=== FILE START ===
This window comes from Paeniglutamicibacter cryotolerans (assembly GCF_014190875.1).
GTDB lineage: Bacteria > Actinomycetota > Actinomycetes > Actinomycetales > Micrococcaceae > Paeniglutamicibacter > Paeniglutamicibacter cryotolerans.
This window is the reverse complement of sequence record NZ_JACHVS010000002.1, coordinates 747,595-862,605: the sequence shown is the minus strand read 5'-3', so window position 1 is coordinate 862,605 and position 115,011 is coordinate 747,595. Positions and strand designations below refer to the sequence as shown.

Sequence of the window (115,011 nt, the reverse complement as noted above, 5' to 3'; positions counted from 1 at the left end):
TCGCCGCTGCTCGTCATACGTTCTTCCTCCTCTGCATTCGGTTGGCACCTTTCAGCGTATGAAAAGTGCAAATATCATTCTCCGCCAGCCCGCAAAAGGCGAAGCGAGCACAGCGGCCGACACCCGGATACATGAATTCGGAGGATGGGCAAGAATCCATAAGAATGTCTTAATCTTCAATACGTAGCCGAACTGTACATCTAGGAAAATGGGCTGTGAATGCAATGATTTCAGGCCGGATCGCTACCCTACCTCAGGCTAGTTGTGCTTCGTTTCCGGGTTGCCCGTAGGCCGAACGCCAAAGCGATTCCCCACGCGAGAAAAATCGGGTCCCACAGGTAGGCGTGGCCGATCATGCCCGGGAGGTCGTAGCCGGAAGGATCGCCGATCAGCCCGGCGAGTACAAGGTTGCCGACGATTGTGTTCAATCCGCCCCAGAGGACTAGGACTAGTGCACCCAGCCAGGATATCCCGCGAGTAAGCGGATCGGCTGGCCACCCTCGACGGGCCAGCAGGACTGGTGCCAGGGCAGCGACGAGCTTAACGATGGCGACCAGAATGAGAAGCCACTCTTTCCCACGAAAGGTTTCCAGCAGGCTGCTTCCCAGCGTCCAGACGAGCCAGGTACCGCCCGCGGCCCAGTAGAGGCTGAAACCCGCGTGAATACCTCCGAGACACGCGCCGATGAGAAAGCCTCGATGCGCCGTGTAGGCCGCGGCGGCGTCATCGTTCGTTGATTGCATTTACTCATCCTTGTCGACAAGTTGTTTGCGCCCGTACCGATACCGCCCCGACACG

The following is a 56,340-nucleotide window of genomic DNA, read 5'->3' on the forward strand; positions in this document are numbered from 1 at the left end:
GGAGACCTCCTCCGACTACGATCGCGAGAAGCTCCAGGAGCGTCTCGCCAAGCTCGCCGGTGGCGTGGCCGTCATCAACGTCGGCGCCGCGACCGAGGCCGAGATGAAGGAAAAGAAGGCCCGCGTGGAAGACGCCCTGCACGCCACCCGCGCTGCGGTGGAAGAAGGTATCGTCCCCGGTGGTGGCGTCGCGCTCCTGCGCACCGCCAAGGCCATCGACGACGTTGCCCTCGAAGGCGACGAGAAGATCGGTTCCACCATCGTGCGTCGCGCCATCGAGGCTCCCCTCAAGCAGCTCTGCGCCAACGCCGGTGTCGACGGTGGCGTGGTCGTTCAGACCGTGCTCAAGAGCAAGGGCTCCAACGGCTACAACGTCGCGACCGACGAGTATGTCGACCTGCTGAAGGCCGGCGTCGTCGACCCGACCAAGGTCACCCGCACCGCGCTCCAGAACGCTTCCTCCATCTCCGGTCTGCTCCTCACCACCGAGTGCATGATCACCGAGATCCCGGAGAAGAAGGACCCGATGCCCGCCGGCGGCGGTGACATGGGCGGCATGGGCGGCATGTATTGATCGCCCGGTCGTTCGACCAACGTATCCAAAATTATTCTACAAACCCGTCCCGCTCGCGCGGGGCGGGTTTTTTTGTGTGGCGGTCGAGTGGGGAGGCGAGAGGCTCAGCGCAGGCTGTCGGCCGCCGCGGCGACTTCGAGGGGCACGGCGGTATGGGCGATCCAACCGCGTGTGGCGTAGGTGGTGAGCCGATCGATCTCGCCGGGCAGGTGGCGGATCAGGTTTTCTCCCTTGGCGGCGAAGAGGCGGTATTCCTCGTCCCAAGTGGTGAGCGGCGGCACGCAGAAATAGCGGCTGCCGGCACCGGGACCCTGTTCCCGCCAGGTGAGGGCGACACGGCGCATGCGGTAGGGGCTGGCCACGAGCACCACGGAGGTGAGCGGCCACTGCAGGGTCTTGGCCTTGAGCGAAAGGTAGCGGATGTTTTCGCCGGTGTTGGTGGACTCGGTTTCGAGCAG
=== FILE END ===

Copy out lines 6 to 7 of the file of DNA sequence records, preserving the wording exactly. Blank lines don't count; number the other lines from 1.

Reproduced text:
The following is a 56,340-nucleotide window of genomic DNA, read 5'->3' on the forward strand; positions in this document are numbered from 1 at the left end:
GGAGACCTCCTCCGACTACGATCGCGAGAAGCTCCAGGAGCGTCTCGCCAAGCTCGCCGGTGGCGTGGCCGTCATCAACGTCGGCGCCGCGACCGAGGCCGAGATGAAGGAAAAGAAGGCCCGCGTGGAAGACGCCCTGCACGCCACCCGCGCTGCGGTGGAAGAAGGTATCGTCCCCGGTGGTGGCGTCGCGCTCCTGCGCACCGCCAAGGCCATCGACGACGTTGCCCTCGAAGGCGACGAGAAGATCGGTTCCACCATCGTGCGTCGCGCCATCGAGGCTCCCCTCAAGCAGCTCTGCGCCAACGCCGGTGTCGACGGTGGCGTGGTCGTTCAGACCGTGCTCAAGAGCAAGGGCTCCAACGGCTACAACGTCGCGACCGACGAGTATGTCGACCTGCTGAAGGCCGGCGTCGTCGACCCGACCAAGGTCACCCGCACCGCGCTCCAGAACGCTTCCTCCATCTCCGGTCTGCTCCTCACCACCGAGTGCATGATCACCGAGATCCCGGAGAAGAAGGACCCGATGCCCGCCGGCGGCGGTGACATGGGCGGCATGGGCGGCATGTATTGATCGCCCGGTCGTTCGACCAACGTATCCAAAATTATTCTACAAACCCGTCCCGCTCGCGCGGGGCGGGTTTTTTTGTGTGGCGGTCGAGTGGGGAGGCGAGAGGCTCAGCGCAGGCTGTCGGCCGCCGCGGCGACTTCGAGGGGCACGGCGGTATGGGCGATCCAACCGCGTGTGGCGTAGGTGGTGAGCCGATCGATCTCGCCGGGCAGGTGGCGGATCAGGTTTTCTCCCTTGGCGGCGAAGAGGCGGTATTCCTCGTCCCAAGTGGTGAGCGGCGGCACGCAGAAATAGCGGCTGCCGGCACCGGGACCCTGTTCCCGCCAGGTGAGGGCGACACGGCGCATGCGGTAGGGGCTGGCCACGAGCACCACGGAGGTGAGCGGCCACTGCAGGGTCTTGGCCTTGAGCGAAAGGTAGCGGATGTTTTCGCCGGTGTTGGTGGACTCGGTTTCGAGCAG